“Every Christmas Has Love began with the working title, Let's Appropriate Love. I guess that someone somewhere has built the idea that we should only play music that can be traced to our genetic ancestors. Since my great-grandparents were mostly Polish and German this would have me playing waltzes on the accordion.
“I'm sure there are some great waltzes on the accordion. But I'm sorry. The instrument and style that I love best was born with Jimi Hendrix, and players like him. I've heard that Jimi was pretty tall, so maybe I can squeeze into a genetic category that way.
“Or perhaps because we're both human. That could work! Anyway, my cynical self was thinking about what the best thing to ‘appropriate’ from Christmas would be.
“I thought ‘love’ would be a good thing to take away. So I starting singing "Let's appropriate lo-o-o-o-o-o-o-o-o-ove!" Then I thought that cynicism is probably leading the song in the wrong direction. So I changed it to Every Christmas Has Love, which works with the same melody.
“Then I wrote more lyrics, and that gave me more of the melody to work with. I brought in my favourite ‘yacht rock’ chords, and I had a song. Of course, yacht rock chords aren't necessarily Hendrixy, but my songwriting heroes come from all over the place. Unashamed appropriation it is! Or is it just love? The latter, I think.”
Three Strings… features your ‘three E string’ double-neck guitar and some outrageous arpeggio shredding in the intro.
“Three Strings For Christmas was built around that crazy lick. I've got three strings tuned to a low, mid, and high E. And I used an Ibanez miKro double-neck, which has really short scale necks. This allows me to do ridiculously wide stretches. I found that by coincidence, if I only put my fingers on the frets with the fret markers, it would spell out an A9 arpeggio.
“I'm playing so quickly, and with really small frets, so it's challenging for my fingers to get into the right places. But having a lick that's only ‘on the dots’ helped a lot. I wrote lyrics for this one as well, and played the melody on guitar. I describe it as a sort of a country-style Viva Las Vegas, which is not my usual style at all. But sometimes a song writes itself.”
9. Have Yourself a Merry Little Christmas
This is perhaps the most nostalgic Christmas song of them all, and you perform it with a laid-back feel that evokes a singer like Frank Sinatra. Are singers the ideal source of inspiration for performing melodies?
“I listened to the Barbra Streisand version of this song a lot. My crazy tapping intro is actually me trying to replicate her orchestral intro, Van Halen style. Her vocal phrasing is fantastic. She makes use of space just as much as notes, which is something that really challenges my ‘play loud and fast all the time’ instincts.
“I wanted the very last note to have a lot of sustain, so I quickly slipped my slide on, just for that note, and grabbed all the other strings with my picking hand to keep them from making noise.
“I was so connected to the music when I was performing it that my eyes were tearing up. I don't think that ever happened to me before during a recording session, so that's really a personal breakthrough. And thanks to the 1966 Barbra Streisand for giving me something to aim for!”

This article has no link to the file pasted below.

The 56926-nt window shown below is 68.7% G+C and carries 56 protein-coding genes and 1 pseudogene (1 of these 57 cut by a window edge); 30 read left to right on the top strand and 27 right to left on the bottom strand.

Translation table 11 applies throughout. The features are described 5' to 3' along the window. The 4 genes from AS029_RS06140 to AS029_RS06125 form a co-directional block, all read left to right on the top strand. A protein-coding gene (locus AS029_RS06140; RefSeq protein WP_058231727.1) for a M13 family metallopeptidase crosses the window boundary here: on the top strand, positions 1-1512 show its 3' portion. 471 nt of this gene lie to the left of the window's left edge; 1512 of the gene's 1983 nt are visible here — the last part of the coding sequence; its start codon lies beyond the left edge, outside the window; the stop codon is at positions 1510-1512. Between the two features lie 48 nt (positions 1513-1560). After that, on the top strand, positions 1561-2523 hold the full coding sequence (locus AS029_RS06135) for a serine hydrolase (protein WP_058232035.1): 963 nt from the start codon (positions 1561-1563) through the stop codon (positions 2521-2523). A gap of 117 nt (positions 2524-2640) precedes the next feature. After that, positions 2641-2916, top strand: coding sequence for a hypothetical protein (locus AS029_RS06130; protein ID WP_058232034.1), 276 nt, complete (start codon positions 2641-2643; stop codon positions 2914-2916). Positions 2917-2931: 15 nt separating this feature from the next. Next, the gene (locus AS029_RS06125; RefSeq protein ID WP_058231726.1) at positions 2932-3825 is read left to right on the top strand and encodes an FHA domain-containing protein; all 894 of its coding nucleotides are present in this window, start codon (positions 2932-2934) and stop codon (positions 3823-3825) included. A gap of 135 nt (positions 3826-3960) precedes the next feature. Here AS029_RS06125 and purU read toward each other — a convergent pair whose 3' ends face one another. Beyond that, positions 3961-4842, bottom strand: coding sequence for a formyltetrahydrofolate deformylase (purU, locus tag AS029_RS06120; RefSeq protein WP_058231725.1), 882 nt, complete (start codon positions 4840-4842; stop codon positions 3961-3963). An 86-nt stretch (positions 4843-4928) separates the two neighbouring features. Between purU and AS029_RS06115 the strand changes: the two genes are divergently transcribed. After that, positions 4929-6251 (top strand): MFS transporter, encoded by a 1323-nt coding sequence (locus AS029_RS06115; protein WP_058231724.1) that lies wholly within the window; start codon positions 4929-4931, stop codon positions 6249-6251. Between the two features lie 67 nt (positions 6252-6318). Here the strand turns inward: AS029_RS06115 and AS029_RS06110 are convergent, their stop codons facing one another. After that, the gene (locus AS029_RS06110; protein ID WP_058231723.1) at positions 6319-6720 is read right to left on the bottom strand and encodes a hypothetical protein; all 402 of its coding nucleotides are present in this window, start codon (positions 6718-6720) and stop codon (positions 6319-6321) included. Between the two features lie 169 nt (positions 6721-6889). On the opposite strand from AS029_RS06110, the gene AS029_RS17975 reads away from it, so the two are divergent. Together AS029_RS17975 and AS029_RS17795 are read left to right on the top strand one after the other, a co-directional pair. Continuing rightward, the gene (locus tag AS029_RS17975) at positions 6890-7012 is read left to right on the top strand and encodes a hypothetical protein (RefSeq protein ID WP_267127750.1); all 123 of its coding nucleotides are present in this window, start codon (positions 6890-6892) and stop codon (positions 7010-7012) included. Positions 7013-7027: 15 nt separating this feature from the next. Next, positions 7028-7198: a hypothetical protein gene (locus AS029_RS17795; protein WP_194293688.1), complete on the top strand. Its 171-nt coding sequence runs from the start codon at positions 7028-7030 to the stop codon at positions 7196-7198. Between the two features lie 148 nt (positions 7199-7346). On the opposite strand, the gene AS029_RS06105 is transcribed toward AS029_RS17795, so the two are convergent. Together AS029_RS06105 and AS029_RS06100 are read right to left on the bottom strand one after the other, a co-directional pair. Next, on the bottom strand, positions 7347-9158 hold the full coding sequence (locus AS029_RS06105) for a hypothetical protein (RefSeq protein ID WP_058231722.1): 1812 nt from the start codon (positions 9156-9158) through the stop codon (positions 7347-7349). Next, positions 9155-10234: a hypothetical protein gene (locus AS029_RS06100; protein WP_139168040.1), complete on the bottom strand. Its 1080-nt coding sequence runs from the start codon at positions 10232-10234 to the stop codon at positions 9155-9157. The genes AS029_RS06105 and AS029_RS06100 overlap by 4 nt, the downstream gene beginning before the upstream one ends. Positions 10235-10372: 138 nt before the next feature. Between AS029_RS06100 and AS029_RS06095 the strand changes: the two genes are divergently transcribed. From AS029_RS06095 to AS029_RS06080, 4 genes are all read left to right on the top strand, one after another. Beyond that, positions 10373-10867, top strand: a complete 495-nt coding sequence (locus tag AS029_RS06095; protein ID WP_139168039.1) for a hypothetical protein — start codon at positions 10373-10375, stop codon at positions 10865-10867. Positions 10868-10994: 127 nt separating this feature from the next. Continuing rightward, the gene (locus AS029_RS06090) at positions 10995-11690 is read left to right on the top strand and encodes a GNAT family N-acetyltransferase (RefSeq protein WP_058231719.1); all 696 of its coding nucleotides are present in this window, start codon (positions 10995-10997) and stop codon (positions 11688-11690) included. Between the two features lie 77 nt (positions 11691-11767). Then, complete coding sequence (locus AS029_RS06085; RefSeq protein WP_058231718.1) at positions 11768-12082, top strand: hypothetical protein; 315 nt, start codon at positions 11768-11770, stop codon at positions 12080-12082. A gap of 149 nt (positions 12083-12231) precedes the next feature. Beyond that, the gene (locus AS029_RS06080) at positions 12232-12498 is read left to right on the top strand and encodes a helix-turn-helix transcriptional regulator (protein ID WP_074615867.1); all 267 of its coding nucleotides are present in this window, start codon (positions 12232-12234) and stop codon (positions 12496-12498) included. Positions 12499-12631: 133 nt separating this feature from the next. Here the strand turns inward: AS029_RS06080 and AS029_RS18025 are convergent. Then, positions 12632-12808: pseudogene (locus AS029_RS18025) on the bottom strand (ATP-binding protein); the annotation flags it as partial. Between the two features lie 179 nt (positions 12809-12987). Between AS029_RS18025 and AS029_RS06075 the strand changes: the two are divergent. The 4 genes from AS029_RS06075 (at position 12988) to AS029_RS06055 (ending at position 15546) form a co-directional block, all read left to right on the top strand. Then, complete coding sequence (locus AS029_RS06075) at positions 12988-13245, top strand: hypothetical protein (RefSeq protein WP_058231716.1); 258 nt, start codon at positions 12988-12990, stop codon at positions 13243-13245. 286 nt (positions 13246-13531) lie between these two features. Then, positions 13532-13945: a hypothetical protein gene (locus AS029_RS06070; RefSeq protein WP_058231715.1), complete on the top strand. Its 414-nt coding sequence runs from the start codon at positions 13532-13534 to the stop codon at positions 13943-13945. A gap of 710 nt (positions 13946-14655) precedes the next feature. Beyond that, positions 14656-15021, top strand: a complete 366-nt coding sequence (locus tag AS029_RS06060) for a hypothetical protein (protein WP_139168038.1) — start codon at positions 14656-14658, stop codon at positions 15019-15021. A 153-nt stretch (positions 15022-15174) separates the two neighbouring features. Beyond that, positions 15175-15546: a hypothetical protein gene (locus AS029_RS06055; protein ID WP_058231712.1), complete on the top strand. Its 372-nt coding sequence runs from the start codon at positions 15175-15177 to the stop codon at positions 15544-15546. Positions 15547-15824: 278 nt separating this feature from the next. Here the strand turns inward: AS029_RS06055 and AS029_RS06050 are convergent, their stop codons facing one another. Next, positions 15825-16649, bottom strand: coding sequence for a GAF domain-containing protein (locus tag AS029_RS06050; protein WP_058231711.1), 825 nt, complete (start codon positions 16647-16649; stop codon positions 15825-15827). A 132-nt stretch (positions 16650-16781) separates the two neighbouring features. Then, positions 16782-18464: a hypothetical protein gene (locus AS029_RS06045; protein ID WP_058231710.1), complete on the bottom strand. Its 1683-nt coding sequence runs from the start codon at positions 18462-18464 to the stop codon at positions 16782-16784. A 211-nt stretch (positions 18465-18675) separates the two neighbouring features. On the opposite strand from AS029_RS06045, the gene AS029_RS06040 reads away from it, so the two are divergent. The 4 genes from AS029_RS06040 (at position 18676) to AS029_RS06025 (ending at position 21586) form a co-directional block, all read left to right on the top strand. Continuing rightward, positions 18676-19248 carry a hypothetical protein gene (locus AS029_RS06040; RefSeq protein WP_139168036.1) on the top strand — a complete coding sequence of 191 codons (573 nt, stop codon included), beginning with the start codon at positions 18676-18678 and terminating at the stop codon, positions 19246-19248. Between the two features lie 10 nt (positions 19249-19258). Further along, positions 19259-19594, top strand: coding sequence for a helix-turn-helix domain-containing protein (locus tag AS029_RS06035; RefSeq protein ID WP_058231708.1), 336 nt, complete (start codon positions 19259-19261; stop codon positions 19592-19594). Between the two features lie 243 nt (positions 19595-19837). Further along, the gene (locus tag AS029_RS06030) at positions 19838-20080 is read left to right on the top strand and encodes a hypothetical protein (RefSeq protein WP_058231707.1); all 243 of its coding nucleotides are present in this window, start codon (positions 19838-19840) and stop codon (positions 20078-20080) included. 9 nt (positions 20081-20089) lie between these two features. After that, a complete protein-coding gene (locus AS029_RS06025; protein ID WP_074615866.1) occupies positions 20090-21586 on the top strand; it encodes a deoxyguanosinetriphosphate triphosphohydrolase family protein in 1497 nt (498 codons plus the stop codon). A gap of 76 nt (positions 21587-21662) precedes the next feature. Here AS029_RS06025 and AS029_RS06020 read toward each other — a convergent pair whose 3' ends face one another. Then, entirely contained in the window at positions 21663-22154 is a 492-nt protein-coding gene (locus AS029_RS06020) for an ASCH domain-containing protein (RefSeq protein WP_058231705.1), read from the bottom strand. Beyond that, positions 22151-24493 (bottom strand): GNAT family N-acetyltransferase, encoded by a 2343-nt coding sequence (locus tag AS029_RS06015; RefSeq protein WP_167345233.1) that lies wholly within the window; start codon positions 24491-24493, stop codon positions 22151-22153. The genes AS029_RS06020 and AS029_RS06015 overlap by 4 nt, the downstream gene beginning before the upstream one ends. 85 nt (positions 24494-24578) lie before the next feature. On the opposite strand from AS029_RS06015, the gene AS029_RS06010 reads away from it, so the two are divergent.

10. We Wish You a Merry Christmas
This has a lot of dynamic and rhythmic changes, almost like a mini Broadway musical.
“I took a couple of my favourite blues-rock riffs that I had written as lessons for my students at ArtistWorks online school, and interspersed them with the We Wish You melody. This was one of the easier songs for me to perform, as the feel is essentially blues-rock, so I was back on familiar ground.
“I finished the arrangement about five minutes before we recorded it, but I had been thinking about it for a while. I tried to find a way to get the melody across, while inserting enough new stuff to give the listener some surprises.”
11. Silver Bells
This might be the most bluesy performance on the album as regards your timing, licks and phrasing. What is it about the blues that appeals to you?
“Since I've taught it so much, I know a lot about the individual elements that help to make it feel right. For example, it's important to bend or slide into the 3rd. Why is this important? Maths doesn't seem to give me an answer. So I look to my eyebrows and my mouth instead.
“If I play an unbent major 3rd interval, I can keep a pretty straight face. But if I bend the minor 3rd into the major 3rd, my eyebrows furrow, and my mouth squinches downward. If I slide from the major 2nd into the major 3rd, my eyebrows go up, and my mouth goes into a slight smile. I love a good Bach invention, but I don't get these particular emotions from a harpsichord.
“What do the blues emotions say? One of my favourites is, 'As torn up as I am, I just gotta shake my head and laugh. I'll be all right, 'cause I still got my gui-tar!'”
12. Winter Wonderland
You have a lovely chirp/pinch harmonic edge to many of the notes you play here...
“My ‘emu’ pick-holding method and using a thin pick certainly helped pull different tones out of the string. Mostly I'm just searching the string for tones using my ear and instincts. But if there is a particular harmonic that I'm looking for, I can just move my pick horizontally until I find it. Then I'll make a mental note of where that spot is.
“The locations of the harmonics move, in relation to what note is being fretted. So there isn't one magic spot. You have to follow where the fretting hand is going, and use your ears.”
- ‘Twas is out now via The Players Club.